| ||A fossil hornet found at Florissant, Colorado.|
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- Radiometric and Astronomical Dating
- Homologous Structures
- Vestigial Organs
- Developmental Similarities
- Molecular Evidence
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Before we talk about the support for the Theory of Evolution, we must briefly discuss the theory itself. In its most simplified form, the theory of evolution states that the make-up of organisms on earth have changed over time. While waiting to discuss the details of the causes of the change in chapter fifteen, the basic outline is as follows:
This theory, while as empirically sound as other well-accepted scientific theories, is quite controversial. Part of the controversy stems from the fact that the full process of "macro-evolution" has never been directly observed as it happens. We have indeed been able to observe one species evolving into another species, especially in organisms such as viruses and bacteria, but skeptics claim this is only "micro-evolution". What people really need is to see how a fish could evolve into something like a chimpanzee or a human. The time required for this type of change to occur is far beyond that of a human lifetime. In fact, it is far beyond that of the existence of all human beings, so it could never be observed directly. But it has been, and can be, observed indirectly. This chapter is about those observations which support the theory of evolution.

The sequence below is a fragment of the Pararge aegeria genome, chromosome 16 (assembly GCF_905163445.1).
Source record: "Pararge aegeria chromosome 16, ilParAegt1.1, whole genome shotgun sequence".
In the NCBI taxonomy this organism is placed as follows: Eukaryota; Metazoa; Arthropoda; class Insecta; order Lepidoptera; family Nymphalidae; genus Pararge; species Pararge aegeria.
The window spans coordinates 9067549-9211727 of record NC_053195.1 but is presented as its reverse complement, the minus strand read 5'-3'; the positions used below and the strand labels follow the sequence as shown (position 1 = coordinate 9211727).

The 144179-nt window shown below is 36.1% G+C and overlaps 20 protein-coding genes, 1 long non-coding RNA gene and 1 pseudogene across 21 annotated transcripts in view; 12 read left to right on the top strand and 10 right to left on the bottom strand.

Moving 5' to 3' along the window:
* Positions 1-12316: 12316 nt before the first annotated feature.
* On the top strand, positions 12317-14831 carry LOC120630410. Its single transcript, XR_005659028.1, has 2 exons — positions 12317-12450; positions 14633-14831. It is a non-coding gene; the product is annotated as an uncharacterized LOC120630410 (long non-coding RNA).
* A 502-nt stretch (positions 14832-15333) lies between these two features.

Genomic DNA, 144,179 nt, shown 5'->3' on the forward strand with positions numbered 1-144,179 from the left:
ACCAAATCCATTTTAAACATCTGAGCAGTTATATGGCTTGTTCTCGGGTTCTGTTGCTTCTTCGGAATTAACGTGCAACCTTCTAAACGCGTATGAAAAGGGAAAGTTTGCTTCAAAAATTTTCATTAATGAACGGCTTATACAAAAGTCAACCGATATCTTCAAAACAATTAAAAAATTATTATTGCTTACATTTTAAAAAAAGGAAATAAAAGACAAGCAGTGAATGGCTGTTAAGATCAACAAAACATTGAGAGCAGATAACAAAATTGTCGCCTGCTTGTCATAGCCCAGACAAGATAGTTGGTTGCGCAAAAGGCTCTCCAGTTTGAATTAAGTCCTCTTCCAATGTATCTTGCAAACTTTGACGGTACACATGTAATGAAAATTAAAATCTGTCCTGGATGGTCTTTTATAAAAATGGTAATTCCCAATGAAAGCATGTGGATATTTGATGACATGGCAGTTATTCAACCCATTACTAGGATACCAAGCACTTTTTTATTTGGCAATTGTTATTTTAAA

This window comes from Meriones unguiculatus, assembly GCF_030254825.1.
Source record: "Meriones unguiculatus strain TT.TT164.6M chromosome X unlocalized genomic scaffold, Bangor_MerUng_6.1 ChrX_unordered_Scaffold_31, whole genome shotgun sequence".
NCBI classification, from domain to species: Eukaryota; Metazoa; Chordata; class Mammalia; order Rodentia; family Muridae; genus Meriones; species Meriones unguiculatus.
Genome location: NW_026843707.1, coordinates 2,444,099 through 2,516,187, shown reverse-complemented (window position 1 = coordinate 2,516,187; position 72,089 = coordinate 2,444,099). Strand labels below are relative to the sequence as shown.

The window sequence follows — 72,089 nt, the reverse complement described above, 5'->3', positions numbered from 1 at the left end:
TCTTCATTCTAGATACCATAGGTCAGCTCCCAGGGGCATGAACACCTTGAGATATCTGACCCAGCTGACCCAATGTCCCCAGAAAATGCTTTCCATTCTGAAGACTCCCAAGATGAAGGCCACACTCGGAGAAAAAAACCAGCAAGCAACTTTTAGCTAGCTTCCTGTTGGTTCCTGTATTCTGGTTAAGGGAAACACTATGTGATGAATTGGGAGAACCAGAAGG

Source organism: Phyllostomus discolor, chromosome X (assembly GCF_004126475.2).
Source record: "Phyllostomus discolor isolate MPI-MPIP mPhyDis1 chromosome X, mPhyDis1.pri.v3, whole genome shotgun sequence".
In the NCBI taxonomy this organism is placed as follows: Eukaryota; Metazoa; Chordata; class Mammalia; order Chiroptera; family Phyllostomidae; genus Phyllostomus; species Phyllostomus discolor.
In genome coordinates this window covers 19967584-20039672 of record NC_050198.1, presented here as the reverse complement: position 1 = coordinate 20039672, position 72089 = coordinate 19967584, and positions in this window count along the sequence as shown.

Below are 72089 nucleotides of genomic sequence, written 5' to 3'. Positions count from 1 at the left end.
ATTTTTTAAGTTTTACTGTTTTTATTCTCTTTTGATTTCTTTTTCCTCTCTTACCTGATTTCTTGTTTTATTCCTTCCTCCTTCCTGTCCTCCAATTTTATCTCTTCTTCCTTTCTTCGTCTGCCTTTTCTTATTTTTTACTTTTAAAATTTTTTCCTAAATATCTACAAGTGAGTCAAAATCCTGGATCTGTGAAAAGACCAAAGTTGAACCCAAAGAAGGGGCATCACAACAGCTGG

- Variation exists among organisms
- Some variations are better-suited to a new environment when the environment changes
- Those organisms with variations that are not suited well enough to the new environment will die before being able to pass on their genes through reproduction and their variations will cease to exist
- Those organisms with variations that are better-suited to the new environment will live to reproduce and their more "fit" variations will be passed on
- When the environment chages again, these variations which have been most fit may become less well-suited to the environment
There are many pieces of evidence, from many different scientific disciplines, that come together to support the theory of evolution. The age of the earth, fossils, homologous structures, vestigial organs, developmental similarities, and molecular evidence (DNA, etc.) all contribute. To understand the evidence, the background presented before this chapter is required.